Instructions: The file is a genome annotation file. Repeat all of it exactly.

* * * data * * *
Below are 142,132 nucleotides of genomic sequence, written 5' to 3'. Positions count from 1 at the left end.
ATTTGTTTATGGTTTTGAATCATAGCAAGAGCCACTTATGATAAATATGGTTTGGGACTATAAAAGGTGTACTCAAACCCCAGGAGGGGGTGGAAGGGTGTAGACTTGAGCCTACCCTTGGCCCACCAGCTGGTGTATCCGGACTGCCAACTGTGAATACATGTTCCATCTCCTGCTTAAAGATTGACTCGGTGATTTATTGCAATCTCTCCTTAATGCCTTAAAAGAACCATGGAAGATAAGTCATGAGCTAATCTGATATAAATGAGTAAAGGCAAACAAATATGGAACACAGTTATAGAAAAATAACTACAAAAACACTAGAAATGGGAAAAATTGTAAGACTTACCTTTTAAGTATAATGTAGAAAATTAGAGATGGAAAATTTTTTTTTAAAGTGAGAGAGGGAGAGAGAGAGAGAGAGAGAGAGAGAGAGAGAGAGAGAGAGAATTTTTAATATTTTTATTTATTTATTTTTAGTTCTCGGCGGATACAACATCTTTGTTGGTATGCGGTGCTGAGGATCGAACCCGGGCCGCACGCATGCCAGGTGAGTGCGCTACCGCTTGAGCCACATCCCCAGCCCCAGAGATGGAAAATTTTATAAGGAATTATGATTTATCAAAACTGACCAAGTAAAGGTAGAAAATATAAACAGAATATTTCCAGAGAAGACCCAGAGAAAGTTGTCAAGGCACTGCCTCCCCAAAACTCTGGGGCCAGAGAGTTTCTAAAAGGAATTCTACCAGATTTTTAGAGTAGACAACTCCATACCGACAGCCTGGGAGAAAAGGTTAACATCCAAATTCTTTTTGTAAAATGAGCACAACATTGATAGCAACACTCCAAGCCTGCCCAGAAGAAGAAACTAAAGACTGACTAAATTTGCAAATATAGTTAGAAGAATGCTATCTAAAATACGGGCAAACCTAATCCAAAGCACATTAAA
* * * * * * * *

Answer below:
Below are 142,132 nucleotides of genomic sequence, written 5' to 3'. Positions count from 1 at the left end.
ATTTGTTTATGGTTTTGAATCATAGCAAGAGCCACTTATGATAAATATGGTTTGGGACTATAAAAGGTGTACTCAAACCCCAGGAGGGGGTGGAAGGGTGTAGACTTGAGCCTACCCTTGGCCCACCAGCTGGTGTATCCGGACTGCCAACTGTGAATACATGTTCCATCTCCTGCTTAAAGATTGACTCGGTGATTTATTGCAATCTCTCCTTAATGCCTTAAAAGAACCATGGAAGATAAGTCATGAGCTAATCTGATATAAATGAGTAAAGGCAAACAAATATGGAACACAGTTATAGAAAAATAACTACAAAAACACTAGAAATGGGAAAAATTGTAAGACTTACCTTTTAAGTATAATGTAGAAAATTAGAGATGGAAAATTTTTTTTTAAAGTGAGAGAGGGAGAGAGAGAGAGAGAGAGAGAGAGAGAGAGAGAGAGAGAGAATTTTTAATATTTTTATTTATTTATTTTTAGTTCTCGGCGGATACAACATCTTTGTTGGTATGCGGTGCTGAGGATCGAACCCGGGCCGCACGCATGCCAGGTGAGTGCGCTACCGCTTGAGCCACATCCCCAGCCCCAGAGATGGAAAATTTTATAAGGAATTATGATTTATCAAAACTGACCAAGTAAAGGTAGAAAATATAAACAGAATATTTCCAGAGAAGACCCAGAGAAAGTTGTCAAGGCACTGCCTCCCCAAAACTCTGGGGCCAGAGAGTTTCTAAAAGGAATTCTACCAGATTTTTAGAGTAGACAACTCCATACCGACAGCCTGGGAGAAAAGGTTAACATCCAAATTCTTTTTGTAAAATGAGCACAACATTGATAGCAACACTCCAAGCCTGCCCAGAAGAAGAAACTAAAGACTGACTAAATTTGCAAATATAGTTAGAAGAATGCTATCTAAAATACGGGCAAACCTAATCCAAAGCACATTAAA